Doctors who have used intravenous magnesium treatments know the benefits of peaking magnesium levels, even if only temporarily. For the cancer patient the transdermal approach combined with oral use offers the opportunity to take magnesium levels up strongly and quickly. For emergency situations three applications a day, for urgent two treatments would be indicated though one strong treatment with an ounce of a natural magnesium chloride solution spread all over the body like a sun screen is a powerful systemic treatment.
It is medical wisdom that tells us that magnesium is actually the key to the body¡¯s proper assimilation and use of calcium, as well as other important nutrients. If we consume too much calcium, without sufficient magnesium, the excess calcium is not utilized correctly and may actually become toxic, causing painful conditions in the body. Hypocalcemia is a prominent manifestation of magnesium deficiency in humans (Rude et al., 1976). Even mild degrees of magnesium depletion significantly decreases the serum calcium concentration (Fatemi et al., 1991).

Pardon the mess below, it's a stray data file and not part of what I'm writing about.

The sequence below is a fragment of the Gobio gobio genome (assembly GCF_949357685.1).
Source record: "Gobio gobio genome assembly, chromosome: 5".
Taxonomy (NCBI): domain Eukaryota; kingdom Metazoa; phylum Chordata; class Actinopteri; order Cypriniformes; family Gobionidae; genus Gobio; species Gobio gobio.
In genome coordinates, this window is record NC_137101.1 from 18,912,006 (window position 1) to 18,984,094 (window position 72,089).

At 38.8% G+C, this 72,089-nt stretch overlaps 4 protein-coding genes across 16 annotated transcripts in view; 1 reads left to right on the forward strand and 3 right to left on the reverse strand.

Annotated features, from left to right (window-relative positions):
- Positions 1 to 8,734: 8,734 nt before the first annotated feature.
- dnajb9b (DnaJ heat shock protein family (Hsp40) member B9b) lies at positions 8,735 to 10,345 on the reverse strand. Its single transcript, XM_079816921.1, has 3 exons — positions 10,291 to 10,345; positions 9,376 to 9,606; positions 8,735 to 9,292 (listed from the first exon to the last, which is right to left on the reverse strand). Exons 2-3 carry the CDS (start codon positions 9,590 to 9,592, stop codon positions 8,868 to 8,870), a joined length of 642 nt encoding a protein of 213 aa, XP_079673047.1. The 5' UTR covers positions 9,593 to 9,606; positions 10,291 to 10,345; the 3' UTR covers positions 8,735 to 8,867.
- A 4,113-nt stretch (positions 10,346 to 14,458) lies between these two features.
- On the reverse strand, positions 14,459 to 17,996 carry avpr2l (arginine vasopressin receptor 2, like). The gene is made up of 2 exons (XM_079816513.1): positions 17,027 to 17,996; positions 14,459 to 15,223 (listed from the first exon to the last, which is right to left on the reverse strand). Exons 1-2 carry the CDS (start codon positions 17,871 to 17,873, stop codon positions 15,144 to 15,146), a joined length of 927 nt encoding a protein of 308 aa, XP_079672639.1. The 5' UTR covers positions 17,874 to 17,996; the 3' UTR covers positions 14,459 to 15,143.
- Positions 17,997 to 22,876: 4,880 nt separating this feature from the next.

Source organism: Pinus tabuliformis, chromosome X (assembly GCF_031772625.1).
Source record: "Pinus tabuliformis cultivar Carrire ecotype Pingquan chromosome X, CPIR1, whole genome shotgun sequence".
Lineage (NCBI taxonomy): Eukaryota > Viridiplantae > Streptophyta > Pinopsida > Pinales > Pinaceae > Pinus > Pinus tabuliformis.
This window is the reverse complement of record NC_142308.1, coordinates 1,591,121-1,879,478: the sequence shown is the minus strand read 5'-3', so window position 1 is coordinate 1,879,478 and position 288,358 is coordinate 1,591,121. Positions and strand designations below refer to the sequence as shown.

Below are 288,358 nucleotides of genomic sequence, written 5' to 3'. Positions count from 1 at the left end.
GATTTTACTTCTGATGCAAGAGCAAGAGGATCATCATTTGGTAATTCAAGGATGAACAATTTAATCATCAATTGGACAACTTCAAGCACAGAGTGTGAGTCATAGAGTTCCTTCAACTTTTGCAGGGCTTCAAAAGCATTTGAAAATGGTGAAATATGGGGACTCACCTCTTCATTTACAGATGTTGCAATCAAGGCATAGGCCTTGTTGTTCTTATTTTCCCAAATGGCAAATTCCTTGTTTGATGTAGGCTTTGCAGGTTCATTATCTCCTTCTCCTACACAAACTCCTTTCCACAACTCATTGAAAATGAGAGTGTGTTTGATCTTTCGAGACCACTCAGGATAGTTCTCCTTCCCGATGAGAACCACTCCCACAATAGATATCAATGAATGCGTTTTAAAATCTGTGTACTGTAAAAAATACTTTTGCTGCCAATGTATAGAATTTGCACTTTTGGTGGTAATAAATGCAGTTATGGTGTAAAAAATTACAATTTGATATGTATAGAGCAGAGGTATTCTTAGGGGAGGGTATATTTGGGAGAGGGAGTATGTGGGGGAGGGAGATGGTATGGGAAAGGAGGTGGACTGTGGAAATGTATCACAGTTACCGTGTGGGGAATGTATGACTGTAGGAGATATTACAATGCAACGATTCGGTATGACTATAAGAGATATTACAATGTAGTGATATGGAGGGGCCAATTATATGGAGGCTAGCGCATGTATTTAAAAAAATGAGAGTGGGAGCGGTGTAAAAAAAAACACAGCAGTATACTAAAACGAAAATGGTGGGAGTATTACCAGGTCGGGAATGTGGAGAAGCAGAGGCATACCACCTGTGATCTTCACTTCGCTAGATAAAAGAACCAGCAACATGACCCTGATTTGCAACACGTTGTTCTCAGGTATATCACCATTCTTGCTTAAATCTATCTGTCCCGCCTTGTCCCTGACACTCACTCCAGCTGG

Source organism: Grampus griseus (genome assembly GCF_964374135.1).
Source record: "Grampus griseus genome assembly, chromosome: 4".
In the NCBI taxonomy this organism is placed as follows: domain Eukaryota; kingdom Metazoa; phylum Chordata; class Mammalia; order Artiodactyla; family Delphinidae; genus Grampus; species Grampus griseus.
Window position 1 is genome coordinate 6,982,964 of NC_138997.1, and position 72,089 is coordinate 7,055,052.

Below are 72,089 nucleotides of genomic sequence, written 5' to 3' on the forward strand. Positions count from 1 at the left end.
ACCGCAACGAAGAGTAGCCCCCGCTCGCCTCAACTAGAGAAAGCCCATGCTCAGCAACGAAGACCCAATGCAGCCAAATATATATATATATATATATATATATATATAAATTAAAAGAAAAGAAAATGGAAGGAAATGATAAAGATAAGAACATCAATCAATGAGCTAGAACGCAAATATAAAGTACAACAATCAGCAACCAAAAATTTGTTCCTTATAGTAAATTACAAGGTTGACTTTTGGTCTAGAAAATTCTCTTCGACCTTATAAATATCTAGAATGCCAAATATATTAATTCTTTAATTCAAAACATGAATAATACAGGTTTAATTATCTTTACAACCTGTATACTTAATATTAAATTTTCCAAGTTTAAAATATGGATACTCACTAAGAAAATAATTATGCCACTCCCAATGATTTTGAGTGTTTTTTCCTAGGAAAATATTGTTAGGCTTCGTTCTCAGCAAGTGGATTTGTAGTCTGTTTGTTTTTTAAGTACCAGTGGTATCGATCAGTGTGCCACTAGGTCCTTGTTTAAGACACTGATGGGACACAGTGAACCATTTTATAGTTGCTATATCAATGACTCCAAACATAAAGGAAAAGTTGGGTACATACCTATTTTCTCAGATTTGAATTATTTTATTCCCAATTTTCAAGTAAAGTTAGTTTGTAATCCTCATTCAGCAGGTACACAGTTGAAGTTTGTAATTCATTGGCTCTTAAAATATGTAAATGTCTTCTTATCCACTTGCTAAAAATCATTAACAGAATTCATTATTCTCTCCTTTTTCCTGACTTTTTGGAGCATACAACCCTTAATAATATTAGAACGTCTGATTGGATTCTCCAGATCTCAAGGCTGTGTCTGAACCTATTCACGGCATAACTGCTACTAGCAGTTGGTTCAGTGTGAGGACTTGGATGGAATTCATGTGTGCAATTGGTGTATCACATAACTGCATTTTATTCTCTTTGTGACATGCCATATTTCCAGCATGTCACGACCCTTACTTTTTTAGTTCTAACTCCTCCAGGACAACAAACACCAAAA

Calcium requirement for men and women is lower than previously estimated.
 Hunt, B.J., Belanger, L.F. Localized, multiform, sub-periosteal hyperplasia and generalized osteomyelosclerosis in magnesium-deficient rats. Calcif. Tiss. Res. 1972; 9:17-27.
Aleksandrowicz, J., Blicharski, J., Dzigowska, A., Lisiewicz, J. Leuko- and oncogenesis in the light of studies on metabolism of magnesium and its turnover in biocenosis. Acta Med. Pol. 1970; 11:289-302. (abstr: Blood 1971; 37:245)